The Information Commissioner’s Office has responded to calls from the retail industry to help tackle the growing problem of shoplifting, detailing how companies can use data protection laws to their advantage.
With British Retail Consortium figures showing shoplifting is up by 27% across ten of the largest cities in the UK, the ICO’s director of regulatory policy projects Melissa Mathieson has stressed the regulator wants businesses to be able to take action to prevent crime, but shoppers who are not breaking the law must be able to go about their day without unjustified intrusion.
In a blogpost, she explained: “Data protection law enables retailers to share criminal offence data such as images to prevent or detect crime as long as it’s necessary and proportionate.
“We’ve worked closely with retailers to show them how they can share information to prevent or detect crime in line with data protection law.”
However, Mathieson warns that information should only be made available to a limited number of people who need it to prevent and detect crimes such as shoplifting. Wider public disclosures of information, such as posting it on an online retail-related social media platform, are less likely to be justifiable.
Where retailers deem that sharing is necessary and proportionate, they must be aware that this will bring with it responsibilities around the key data protection principles such as accuracy and retention, she added.
Mathieson goes on to detail three examples where action is likely to be appropriate.
“You can share criminal offence data with the police or other relevant law authorities to prevent, detect or investigate crime. The information you give them could bring a criminal to justice and is likely to be necessary and proportionate.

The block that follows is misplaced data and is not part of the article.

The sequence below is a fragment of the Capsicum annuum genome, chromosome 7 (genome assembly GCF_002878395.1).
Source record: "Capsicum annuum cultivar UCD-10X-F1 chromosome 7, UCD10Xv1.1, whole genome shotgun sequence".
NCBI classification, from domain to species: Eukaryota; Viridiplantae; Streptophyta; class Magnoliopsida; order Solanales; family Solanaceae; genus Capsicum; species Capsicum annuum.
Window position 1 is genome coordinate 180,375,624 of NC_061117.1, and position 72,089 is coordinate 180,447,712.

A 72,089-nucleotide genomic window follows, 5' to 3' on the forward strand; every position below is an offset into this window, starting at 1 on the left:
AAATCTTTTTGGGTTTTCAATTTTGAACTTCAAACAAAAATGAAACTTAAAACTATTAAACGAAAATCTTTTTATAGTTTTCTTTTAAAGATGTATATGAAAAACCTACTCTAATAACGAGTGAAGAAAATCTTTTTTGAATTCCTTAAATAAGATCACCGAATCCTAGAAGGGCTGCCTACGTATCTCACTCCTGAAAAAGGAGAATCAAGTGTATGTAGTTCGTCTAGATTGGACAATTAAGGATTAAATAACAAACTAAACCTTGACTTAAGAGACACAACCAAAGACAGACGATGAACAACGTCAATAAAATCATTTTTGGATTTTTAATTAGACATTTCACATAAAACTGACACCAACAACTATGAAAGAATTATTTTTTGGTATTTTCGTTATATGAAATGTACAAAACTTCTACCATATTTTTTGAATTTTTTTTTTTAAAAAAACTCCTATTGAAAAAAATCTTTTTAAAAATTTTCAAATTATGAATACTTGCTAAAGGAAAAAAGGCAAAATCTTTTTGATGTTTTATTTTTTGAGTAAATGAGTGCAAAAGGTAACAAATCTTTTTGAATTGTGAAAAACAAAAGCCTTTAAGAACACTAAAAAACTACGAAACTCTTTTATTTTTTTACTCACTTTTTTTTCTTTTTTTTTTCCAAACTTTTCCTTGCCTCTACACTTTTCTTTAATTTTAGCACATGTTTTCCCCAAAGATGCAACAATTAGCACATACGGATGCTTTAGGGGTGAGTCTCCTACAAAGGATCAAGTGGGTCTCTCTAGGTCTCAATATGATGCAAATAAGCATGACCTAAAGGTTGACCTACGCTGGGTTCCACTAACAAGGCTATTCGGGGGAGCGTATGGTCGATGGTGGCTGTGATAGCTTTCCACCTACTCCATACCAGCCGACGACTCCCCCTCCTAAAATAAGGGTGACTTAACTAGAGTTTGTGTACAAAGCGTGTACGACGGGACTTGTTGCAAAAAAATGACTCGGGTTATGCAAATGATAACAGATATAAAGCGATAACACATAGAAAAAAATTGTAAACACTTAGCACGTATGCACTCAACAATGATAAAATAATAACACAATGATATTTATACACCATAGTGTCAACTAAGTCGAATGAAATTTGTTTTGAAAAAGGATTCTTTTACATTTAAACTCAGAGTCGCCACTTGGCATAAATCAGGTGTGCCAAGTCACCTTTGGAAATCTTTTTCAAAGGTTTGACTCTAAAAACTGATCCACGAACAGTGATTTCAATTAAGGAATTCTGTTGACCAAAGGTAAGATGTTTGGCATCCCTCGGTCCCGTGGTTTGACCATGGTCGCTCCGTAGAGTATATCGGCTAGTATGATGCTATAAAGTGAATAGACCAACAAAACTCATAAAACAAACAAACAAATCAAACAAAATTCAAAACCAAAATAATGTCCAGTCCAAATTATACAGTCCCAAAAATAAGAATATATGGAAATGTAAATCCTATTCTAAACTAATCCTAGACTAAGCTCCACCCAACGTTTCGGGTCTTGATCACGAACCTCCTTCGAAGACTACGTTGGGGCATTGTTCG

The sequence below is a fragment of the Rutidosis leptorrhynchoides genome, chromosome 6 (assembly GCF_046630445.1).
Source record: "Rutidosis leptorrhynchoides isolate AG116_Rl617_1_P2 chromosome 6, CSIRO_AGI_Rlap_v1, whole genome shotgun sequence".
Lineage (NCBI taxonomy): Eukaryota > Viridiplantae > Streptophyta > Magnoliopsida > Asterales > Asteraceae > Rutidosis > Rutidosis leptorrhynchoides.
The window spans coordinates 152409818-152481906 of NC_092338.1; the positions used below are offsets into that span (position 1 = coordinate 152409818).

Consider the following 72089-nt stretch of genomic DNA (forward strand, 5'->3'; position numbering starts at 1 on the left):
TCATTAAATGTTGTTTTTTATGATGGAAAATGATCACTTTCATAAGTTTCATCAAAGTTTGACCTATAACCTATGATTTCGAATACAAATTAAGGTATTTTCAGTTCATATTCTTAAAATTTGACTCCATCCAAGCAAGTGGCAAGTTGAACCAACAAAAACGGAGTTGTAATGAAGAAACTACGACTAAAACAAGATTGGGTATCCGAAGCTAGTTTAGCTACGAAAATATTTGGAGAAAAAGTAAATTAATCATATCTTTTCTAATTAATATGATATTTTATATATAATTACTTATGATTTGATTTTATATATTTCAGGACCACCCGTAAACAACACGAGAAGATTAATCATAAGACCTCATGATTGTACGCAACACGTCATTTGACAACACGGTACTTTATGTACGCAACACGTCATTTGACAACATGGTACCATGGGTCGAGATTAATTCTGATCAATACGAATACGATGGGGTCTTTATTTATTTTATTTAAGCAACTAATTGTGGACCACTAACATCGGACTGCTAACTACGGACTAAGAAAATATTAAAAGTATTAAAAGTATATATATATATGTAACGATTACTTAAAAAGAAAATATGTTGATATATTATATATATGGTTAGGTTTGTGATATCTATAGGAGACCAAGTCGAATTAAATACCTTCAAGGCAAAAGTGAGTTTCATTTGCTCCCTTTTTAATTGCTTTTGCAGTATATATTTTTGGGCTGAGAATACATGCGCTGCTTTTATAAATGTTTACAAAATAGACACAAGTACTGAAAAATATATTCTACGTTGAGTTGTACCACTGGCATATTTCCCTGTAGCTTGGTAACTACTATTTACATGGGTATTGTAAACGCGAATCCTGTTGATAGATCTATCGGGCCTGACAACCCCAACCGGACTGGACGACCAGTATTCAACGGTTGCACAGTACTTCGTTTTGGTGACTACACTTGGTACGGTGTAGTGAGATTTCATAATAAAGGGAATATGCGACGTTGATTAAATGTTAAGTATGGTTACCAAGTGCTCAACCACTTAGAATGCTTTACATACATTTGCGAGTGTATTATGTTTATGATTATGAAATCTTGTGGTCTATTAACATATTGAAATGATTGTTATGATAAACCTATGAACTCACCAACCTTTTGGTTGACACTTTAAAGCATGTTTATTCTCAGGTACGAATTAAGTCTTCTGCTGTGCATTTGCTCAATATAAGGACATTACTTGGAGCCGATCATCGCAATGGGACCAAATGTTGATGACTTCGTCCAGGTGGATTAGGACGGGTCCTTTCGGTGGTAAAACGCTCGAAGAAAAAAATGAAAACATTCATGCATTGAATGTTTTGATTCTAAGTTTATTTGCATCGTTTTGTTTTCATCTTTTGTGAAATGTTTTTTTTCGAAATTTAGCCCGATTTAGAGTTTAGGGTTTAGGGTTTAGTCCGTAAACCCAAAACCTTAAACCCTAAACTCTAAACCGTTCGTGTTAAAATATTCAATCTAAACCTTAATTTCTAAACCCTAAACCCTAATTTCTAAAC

“Sharing information with a manager of another store in your shopping centre is likely to be appropriate as they are in the local area and may have experienced similar instances. They may be able to share further information or help you prevent reoccurrences.
“Sharing information with the security guards of your shopping centre is also likely to be appropriate as they may come across the individual as part of their professional role. Forewarning will be useful to achieve your purpose of preventing and detecting crime.”
However, there are also a number of instances where action my not be appropriate.
Mathieson explained: “Showing images of suspected shoplifters should be limited to what is needed and only to necessary individuals such as retail and security staff via secure channels. This limits the audience to what is necessary and proportionate. Putting them up in a staff room for all to see is less likely to be appropriate.
“If neighbouring retailers want to share images between one another, they should consider putting an agreement in place where they all agree to use only secure work devices and activate auto delete settings. Without this, images could end up in personal phones and uploaded to personal cloud backups.
“You must only share personal information in a way that’s proportionate and necessary to achieve your purpose. Sharing personal information so widely is likely to be excessive.
“You must only share personal information in a way that’s proportionate and necessary to achieve your purpose. Sharing images in this way gives access to those who don’t have the appropriate authority to see them or take any action.”
Claiming that the ICO “is here to help”, Mathieson concluded: “We do a lot of work in this space – from engaging with retailers and their trade associations, engaging law enforcement authorities, to researching new technologies – and will continue to ensure we help retailers in their fight against crime while still respecting privacy rights.”